The great difference between the model passage (Titus 1:5-7) and 1 Clement is that the former says nothing about any succession. Titus is merely to appoint presbyters or bishops, but they are not taking Paul’s place in any way. In fact, they cannot. In the 1 Clement passage, however, the thus appointed bishops “succeed to their” [i.e., the apostles’] ministry. There is thus an inconsistency in 1 Clement . On the one hand the writer—assuming him to be Clement, the third bishop of Rome—totally effaces himself, the letter being sent by and having the authority of the whole church, while on the other hand he seeks here to establish an apostolic succession between the apostles and his own office!Caragounis here takes the position that “Clement” was a bishop of the church of Rome. That’s a minority position today; as I noted in a previous comment, many historians believe that “Pope St. Clement”could very well have been the Roman church secretary. But even if Caragounis is correct, what follows will be the best, most authoritative position that can be attributed to the Roman bishop early in the second century:
This he does, however, only indirectly. For his apparently primary reason for positing this apostolic succession is to establish the God-given right of the old presbyters of Corinth and thus show the heinous action of the rebels in deposing them. Thus, although the bishop still does not have monarchical powers but functions simply as the mouthpiece of the whole church, 1 Clement lays the foundation for such a development.And here, Caragounis confirms: whatever position Clement occupies, whether a kind of “monarchical bishop” or not, his only function is as “the mouthpiece” of the church.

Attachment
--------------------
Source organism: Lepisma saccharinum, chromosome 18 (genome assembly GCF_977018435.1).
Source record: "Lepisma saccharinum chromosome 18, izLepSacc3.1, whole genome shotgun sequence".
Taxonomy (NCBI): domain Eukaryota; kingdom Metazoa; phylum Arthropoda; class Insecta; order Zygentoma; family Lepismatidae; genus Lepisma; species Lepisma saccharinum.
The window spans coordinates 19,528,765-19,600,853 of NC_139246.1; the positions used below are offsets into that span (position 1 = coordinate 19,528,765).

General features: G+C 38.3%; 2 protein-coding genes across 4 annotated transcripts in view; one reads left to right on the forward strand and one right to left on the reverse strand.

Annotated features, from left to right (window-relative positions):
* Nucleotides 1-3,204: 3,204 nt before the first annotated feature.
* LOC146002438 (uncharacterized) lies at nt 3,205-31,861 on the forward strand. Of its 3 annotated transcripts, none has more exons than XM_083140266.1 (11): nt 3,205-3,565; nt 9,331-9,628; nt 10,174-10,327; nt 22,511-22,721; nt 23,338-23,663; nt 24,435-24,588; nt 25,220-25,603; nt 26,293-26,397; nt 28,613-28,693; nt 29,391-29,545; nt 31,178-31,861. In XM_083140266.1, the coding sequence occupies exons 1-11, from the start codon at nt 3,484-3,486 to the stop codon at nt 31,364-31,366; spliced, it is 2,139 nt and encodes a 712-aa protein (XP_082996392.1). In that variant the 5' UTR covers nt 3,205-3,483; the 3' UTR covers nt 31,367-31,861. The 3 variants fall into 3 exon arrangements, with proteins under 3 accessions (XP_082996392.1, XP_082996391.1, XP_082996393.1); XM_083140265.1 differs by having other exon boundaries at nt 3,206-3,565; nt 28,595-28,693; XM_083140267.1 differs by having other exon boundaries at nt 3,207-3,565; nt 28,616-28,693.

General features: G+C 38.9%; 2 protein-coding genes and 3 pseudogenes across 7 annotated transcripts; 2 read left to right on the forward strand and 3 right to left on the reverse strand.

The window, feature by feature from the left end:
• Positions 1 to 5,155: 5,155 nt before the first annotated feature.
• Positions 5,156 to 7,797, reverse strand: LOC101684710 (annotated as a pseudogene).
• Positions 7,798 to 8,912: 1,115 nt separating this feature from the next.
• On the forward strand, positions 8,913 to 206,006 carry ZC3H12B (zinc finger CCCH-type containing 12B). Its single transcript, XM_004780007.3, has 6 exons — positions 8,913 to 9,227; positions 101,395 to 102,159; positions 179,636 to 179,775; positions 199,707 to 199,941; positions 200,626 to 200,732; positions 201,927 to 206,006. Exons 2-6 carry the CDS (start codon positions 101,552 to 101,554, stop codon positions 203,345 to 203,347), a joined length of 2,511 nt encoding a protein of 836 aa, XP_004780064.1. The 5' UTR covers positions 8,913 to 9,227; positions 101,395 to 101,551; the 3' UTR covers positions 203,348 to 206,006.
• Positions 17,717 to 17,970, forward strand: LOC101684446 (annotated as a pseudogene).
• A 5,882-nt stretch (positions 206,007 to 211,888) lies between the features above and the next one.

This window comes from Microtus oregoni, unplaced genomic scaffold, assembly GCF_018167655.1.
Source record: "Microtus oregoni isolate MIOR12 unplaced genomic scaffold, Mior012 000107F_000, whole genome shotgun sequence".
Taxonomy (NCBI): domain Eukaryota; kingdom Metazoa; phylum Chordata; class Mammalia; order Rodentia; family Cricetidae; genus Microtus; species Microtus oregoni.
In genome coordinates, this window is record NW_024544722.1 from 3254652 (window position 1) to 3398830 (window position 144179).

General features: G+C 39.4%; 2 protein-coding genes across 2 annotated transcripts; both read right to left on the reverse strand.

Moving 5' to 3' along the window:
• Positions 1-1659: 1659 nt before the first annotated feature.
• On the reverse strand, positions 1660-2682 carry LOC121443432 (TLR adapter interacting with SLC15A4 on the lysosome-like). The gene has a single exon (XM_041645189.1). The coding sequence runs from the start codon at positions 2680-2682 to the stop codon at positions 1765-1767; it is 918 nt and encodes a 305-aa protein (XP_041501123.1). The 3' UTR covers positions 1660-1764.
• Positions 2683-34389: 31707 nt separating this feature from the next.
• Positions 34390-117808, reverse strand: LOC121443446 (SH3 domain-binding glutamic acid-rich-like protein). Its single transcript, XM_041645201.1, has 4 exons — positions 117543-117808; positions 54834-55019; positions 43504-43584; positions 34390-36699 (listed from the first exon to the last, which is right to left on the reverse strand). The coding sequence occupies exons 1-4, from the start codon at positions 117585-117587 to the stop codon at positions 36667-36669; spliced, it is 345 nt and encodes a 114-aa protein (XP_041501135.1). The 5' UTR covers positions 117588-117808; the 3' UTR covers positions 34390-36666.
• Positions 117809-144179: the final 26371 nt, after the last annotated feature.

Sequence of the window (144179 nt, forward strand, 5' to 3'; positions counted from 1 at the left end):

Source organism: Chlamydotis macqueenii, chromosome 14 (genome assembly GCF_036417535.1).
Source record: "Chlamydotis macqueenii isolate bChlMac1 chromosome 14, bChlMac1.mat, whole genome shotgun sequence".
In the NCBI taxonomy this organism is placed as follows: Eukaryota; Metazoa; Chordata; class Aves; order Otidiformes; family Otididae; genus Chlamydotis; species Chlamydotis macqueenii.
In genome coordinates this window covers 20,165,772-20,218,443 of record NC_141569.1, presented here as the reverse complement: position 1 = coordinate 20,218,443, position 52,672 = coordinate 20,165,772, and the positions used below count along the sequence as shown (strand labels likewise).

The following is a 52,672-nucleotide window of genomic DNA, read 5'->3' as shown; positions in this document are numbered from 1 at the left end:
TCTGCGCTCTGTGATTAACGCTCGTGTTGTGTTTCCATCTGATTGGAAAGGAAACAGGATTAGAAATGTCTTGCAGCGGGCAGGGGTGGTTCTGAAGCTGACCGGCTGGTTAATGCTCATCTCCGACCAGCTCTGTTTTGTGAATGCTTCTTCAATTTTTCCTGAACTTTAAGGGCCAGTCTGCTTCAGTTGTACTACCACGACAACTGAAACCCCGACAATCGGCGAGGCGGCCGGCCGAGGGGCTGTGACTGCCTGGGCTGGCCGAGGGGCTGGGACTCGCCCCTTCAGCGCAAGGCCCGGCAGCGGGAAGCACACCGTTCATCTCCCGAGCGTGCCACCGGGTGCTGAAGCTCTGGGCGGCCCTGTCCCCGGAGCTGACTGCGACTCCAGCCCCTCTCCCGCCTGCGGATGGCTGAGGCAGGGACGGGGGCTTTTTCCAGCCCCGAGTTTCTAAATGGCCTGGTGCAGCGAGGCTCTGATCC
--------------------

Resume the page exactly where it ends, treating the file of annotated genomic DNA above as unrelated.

And in either case, this corresponds with what other writers have written. 1 Clement does not have any genuine authority; the letter even refers to itself as “symboule”, a letter of persuasion, a well-established ancient letter form whereby politicians persuade for their case. Continuing with Caragounis:
Whence, then, does this imperious tone come in addressing a sister church, which could make an even greater claim to apostolic foundation and contact than Rome? The answer must be sought not in apostolic succession – this was put forth for Corinthian consumption – but within the church of Rome itself. One factor must be that the Roman church had emerged victorious from “the sudden and repeated misfortunes and calamities” (1.1) which it had experienced under Nero an Domitian. This “victory” had no doubt boosted Roman confidence and given it a sense of strength. But another and even more potent factor seems to have been its being the church of the capital. Living in the most important city of the empire, it was easy for the Roman Christians to exchange the principles at working the kingdom of God for the principles at work in the kingdom of the Romans.One might even say, in this case, “they exchanged the truth about God for a lie and worshiped and served the creature rather than the Creator,” (Romans 1:23). Caragounis concludes:
If Paul had counseled “submission” to the authorities on account of conscience (Romans 13:1-7), 1 Clement shows a harmonious relationship to the Roman imperium: Thus in 37:1 “the soldiers under our generals” are an example of obedience and order to be emulated by the Christians, while in the liturgical prayer God’s help is petitioned in order to “do the things that are good and pleasing before . . . our rulers” (60.2), “that we may be obedient . . . to our rulers and governers on earth” (60.4). It is thus obvious that for 1 Clement the glory, honor, and dominion of the empire are God-given (61.1-2) (Caragounis, “The Development of the Roman Church between Romans and 1 Clement,” in “Judaism and Christianity in First-Century Rome,” Karl P. Donfried and Peter Richardson, Eds., Grand Rapids, MI and Cambridge, U.K.: William B. Eerdmans Publishing Company, ©1998, pgs 274-277)..